Enhancing efficiency in supply chain for small and medium-sized businesses across various sectors, Pivo has raised $2 million seed funding to facilitate its goal.
Founded a little over a year ago by Nkiru Amadi-Emina and Ijeoma Akwiwu, the first all-female founded team the famed accelerator has backed in Nigeria — and the second in Africa after the defunct Ghanaian startup Tress.
With the fund, Pivo will upgrade existing products, build new ones, hire talent and expand outside of Lagos, where it first launched, to other African countries, with main focus on East Africa.
Investors in the seed round were Mercy Corps, Precursor Ventures, Vested World, FoundersX, and Y Combinator.
Pivo, having raised $2.55 million since launch, provides financial services like credit, payments and expense management, to SME vendors within large manufacturing supply chains.
The company’s working capital loans gives users the opportunity to deliver service to customers without having to “break the bank”. Pivo provides financing based on users’ existing customer contract and transaction data, without any collateral.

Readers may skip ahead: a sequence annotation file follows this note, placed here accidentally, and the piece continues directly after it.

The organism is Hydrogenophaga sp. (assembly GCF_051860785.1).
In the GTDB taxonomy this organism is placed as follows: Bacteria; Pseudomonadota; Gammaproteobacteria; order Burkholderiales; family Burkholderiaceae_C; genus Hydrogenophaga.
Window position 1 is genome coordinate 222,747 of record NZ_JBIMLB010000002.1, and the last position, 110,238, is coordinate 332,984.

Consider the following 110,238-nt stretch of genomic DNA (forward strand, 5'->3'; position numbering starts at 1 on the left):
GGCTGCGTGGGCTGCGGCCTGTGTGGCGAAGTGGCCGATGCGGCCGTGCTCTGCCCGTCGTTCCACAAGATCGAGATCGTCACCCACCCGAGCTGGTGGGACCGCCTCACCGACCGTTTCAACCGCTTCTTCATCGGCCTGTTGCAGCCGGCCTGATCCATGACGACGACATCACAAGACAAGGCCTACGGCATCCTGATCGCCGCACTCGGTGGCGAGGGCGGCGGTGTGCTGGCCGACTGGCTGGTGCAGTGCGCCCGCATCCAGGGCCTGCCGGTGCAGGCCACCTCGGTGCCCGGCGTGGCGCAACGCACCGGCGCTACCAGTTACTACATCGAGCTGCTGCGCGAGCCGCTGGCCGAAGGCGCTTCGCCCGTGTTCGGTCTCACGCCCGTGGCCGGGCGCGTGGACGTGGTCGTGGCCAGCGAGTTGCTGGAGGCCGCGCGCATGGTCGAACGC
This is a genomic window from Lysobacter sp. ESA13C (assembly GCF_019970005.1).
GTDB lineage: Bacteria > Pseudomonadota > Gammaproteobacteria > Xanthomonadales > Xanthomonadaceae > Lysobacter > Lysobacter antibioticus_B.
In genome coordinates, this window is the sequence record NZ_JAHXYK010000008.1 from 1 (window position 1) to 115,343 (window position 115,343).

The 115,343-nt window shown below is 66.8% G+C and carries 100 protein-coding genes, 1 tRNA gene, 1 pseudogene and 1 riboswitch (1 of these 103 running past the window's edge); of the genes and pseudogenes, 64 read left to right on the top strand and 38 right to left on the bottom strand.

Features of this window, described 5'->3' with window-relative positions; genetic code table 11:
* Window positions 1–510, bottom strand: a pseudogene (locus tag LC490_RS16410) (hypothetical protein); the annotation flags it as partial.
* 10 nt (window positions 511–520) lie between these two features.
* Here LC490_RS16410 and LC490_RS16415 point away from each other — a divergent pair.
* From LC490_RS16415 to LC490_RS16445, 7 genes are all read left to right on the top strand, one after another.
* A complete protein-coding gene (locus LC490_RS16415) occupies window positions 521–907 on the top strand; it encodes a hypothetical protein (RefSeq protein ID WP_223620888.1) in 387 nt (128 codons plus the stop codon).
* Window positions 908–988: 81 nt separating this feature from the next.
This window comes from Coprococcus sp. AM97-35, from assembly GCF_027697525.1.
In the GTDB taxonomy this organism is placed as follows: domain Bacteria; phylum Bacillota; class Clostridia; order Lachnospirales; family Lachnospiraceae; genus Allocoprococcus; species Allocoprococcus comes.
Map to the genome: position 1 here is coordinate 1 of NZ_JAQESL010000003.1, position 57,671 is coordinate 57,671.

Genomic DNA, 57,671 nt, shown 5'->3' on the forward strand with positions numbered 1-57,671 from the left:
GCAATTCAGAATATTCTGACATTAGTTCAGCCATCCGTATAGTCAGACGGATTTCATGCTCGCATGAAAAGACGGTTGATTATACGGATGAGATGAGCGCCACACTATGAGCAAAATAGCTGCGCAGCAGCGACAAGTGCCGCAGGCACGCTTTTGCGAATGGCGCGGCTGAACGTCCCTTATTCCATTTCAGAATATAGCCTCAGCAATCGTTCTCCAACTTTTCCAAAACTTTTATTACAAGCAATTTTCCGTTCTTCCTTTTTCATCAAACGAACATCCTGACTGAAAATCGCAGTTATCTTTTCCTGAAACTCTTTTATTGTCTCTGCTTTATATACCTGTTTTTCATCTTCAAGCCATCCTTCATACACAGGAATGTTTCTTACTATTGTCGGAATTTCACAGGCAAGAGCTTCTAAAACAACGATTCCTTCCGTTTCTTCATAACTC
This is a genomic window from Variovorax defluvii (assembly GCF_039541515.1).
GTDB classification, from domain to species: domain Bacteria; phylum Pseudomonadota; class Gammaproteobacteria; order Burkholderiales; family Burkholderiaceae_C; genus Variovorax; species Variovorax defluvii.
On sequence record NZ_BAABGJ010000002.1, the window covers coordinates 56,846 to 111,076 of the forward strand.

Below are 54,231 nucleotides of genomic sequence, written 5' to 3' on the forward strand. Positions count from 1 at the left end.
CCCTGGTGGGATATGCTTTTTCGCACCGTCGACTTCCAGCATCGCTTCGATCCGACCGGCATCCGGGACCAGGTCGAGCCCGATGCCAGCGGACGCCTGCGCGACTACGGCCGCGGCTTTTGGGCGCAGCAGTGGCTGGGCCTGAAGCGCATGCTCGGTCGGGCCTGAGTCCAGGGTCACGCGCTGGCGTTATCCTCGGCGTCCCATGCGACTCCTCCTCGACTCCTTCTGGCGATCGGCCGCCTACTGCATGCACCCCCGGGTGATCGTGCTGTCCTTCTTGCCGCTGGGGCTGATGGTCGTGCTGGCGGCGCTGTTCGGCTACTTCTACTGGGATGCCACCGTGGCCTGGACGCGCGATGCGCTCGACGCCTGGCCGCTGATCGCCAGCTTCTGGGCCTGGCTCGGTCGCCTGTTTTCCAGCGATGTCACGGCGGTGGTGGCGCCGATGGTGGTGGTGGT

Businesses use Pivo to setup a corporate account, access credit for business loans and manage their finances all in one simple application. No set up fees, minimum balance maintenance or ridiculous requirements.
In 2017, Amadi-Emina launched an on-demand delivery platform targeted at e-commerce brands in North and Central Africa, which subsequently got acquired by Kobo360, one of Africa’s most prominent e-logistics players.
It was during her time at Kobo360 — first as an enterprise account manager and up until she left as head of port operations — that she witnessed the glaring liquidity problems that existed at both ends of the logistics supply chain.
Truckers need cash advances from logistics companies such as Kobo360, Lori Systems and MVX to move cargo; meanwhile, these companies also require manufacturers to pay on time for distributing cargo to truckers.
The company leverages manufacturing supply chain relationships and deploys financial services to the SMEs within them, mostly truckers in this instance. The credit play of its platform, Pivo Capital, serves as an early payment alternative for truckers and allows logistics companies to deal with any upfront costs — such as diesel and driver’s allowance — typically incurred during operations.
Pivo Business, its payments reconciliation arm, helps these small businesses to facilitate payments via peer-to-peer transfers and track payments with debit cards with spend controls.
The startup’s financial arm, Pivo Capital has disbursed over $3 million to SMEs and currently records a 98% repayment rate while transaction volume on Pivo Business grew over 400% between April and September this year. It has registered a total volume of $4.7 million from July to date.
The company is also working on Pivo+, a package of value-added services that will turn Pivo into a full-fledged financial services platform.